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    A 60-year-old Stamford native is among the missing after a deadly 7.8-magnitude earthquake shook Nepal over the weekend, leaving more than 3,800 dead and others unaccounted for.

    Jennifer Cushman, who is originially from Stamford and now lives in New York City, has been registered through the International Committee of the Red Cross as a missing person in Nepal.

    Her sister, Old Lyme resident Amanda Cushman, said Jennifer Cushman was last reported to be in the capital city of Kathmandu, where monuments toppled and bodies were buried.

    Amanda Cushman said her sister was supposed to be leaving the city for a nature preserve the day of the quake and hopes Jennifer Cushman is stranded in the countryside without access to a phone or Internet.

    The devastation has cut off communication to much of the country and left survivors in desperate need of food and water.

    Four Americans have been confirmed dead, all of them in the area of Mount Everest, where the quake triggered a landslide.



    Photo Credit: Amanda Cushman

    Jennifer Jennifer "Jenny" Cushman, 60, a Stamford native, is missing in Nepal in the wake of a deadly 7.8-magnitude earthquake.

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    When nanny Meagan Zyskowski first met baby Lili Moore and her mom, Jayme Fralick, she was up front about her genetic chronic pancreatitis, which was diagnosed in 2010.

    She had already gone through a cell transplant. Little did she know, a few months later, both she and Lili would be on waiting lists for organ donations.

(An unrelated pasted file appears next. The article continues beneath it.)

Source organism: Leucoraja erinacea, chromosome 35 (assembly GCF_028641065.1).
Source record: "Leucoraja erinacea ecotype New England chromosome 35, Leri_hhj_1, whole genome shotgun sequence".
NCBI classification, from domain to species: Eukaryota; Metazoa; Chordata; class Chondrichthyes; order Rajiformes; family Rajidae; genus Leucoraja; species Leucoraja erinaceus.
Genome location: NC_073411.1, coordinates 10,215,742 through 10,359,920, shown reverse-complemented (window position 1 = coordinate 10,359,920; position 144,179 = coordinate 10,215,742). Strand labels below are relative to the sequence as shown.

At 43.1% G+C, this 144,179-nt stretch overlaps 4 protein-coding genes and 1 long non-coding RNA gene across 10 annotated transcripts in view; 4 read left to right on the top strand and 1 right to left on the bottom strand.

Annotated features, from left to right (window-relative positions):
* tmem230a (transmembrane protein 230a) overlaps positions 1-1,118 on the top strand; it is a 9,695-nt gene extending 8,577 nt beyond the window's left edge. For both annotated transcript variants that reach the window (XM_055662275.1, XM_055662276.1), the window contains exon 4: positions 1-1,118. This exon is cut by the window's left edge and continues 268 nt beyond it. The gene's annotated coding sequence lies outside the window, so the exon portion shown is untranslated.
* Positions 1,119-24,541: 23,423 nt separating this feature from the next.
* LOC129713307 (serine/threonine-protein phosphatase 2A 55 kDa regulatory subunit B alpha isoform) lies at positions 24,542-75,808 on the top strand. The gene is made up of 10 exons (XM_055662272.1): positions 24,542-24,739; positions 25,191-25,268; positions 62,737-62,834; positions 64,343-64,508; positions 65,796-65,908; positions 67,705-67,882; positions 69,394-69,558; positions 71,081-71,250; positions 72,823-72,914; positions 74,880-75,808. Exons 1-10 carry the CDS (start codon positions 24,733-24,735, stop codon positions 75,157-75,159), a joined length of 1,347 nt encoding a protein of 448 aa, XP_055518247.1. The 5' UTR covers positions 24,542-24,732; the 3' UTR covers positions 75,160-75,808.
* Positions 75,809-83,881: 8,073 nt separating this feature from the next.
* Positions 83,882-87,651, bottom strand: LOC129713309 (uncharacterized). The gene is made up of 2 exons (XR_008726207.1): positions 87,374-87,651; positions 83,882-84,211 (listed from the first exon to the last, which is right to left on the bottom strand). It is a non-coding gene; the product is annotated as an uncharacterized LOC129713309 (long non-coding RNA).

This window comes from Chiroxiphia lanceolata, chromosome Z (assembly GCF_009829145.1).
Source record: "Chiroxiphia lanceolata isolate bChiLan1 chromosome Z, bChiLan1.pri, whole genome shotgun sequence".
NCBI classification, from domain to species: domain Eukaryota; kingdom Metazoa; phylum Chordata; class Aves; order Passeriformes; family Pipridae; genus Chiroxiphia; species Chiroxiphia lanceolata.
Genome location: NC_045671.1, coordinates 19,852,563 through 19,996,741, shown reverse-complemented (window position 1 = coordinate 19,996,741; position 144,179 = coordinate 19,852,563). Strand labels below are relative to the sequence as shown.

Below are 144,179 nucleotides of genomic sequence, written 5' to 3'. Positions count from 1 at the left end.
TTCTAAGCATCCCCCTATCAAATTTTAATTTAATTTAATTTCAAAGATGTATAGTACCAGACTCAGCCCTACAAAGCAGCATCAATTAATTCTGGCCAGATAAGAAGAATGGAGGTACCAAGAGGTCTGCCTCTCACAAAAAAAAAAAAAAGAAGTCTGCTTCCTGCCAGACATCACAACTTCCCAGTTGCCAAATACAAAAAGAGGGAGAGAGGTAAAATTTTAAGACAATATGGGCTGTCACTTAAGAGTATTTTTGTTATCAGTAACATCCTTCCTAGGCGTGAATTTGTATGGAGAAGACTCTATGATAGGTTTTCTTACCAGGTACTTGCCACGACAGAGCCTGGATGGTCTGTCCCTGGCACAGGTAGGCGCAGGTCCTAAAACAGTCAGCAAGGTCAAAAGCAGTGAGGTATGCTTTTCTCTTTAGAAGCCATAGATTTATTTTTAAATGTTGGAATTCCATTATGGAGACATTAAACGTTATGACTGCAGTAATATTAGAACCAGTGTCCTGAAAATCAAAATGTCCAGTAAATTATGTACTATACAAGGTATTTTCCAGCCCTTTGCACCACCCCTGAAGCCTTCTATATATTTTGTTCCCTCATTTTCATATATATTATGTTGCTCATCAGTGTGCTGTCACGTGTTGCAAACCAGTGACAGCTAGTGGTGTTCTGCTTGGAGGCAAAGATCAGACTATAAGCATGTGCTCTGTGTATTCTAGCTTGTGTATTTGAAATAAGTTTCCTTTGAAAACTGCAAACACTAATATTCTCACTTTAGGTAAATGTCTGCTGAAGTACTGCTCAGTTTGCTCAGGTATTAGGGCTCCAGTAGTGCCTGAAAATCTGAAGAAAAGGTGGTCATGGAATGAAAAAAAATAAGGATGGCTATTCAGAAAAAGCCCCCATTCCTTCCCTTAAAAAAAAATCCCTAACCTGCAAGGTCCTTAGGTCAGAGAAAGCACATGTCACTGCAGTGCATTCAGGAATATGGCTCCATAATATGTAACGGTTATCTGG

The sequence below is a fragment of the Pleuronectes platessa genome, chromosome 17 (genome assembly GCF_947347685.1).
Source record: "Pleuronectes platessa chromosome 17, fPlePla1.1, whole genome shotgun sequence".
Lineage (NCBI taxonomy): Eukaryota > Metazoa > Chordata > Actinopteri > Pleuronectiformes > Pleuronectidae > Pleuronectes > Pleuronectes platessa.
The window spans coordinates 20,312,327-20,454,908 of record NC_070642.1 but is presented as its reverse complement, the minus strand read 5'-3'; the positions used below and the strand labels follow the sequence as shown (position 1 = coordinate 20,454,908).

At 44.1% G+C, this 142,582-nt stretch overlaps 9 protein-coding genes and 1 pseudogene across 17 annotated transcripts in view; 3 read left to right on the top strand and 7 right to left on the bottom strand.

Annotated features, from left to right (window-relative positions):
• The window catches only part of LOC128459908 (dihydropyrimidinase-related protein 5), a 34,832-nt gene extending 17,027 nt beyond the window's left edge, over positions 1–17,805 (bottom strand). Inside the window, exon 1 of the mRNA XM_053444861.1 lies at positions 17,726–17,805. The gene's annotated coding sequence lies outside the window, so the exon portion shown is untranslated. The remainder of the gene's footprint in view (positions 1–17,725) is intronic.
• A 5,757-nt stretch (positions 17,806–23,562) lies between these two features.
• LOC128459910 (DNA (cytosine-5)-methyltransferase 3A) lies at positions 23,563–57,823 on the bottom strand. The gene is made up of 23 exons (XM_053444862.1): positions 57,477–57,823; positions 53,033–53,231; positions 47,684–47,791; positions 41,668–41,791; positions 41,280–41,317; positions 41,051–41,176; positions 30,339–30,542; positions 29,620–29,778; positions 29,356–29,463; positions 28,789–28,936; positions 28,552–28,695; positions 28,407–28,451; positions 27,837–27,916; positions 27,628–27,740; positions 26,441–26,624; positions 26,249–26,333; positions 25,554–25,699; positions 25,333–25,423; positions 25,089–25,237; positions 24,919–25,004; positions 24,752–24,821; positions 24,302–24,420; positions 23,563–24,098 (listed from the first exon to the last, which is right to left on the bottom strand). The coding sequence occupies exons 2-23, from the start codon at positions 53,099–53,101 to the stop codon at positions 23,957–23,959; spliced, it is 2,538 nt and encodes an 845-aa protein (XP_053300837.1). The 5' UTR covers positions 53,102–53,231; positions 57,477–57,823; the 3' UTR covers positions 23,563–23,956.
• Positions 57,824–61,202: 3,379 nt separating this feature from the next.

“It's definitely kind of a unique situation that here I am needing a transplant and so does Lili,” said Zyskowski.

    Zyskowski, 25, is on the list for a pancreas, and after five calls to Yale-New Haven Hospital, she's still waiting.

    One-and-a-half year old Lili needs a new liver, after she was diagnosed with biliary atresia, where her body doesn't drain bile properly. She, too, has already undergone various procedures.

    “The diagnosis in itself was overwhelming, and then just having to deal with it, going through the whole process of what's next, where do we look to, has been very overwhelming,” said Lili's father, Matthew Moore.

    Fralick is looking to donate part of her liver to her daughter and is in the process of getting it approved at Yale-New Haven Hospital.

    “You just know internally that you would do anything for your child and if that meant giving part of your organ, or a piece of you, you would,” said Fralick.

    Zyskowski and the family hope that sharing their stories will inspire others to consider donating organs or at least be more aware of the need for organ transplants.

    “My message would be just try to educate yourself and just know the facts and just understand that when you die, you can save up to eight lives,” said Zyskowski.

    Both Zyskowski and Lili have GoFundMe pages set up to help them with medical expenses.

    You can find their pages here:

    You can also follow Lili's journey here.


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    Many in Connecticut are watching disaster unfold in Nepal, where a devastating earthquake claimed more than 4,000 lives, praying their loved ones are safe and channeling their heartbreak into acts of kindness and generosity.

    At least four Americans are among the dead and others, including a Stamford native, are unaccounted for. Aid has been coming in from around the world for the eight million people affected by the quake.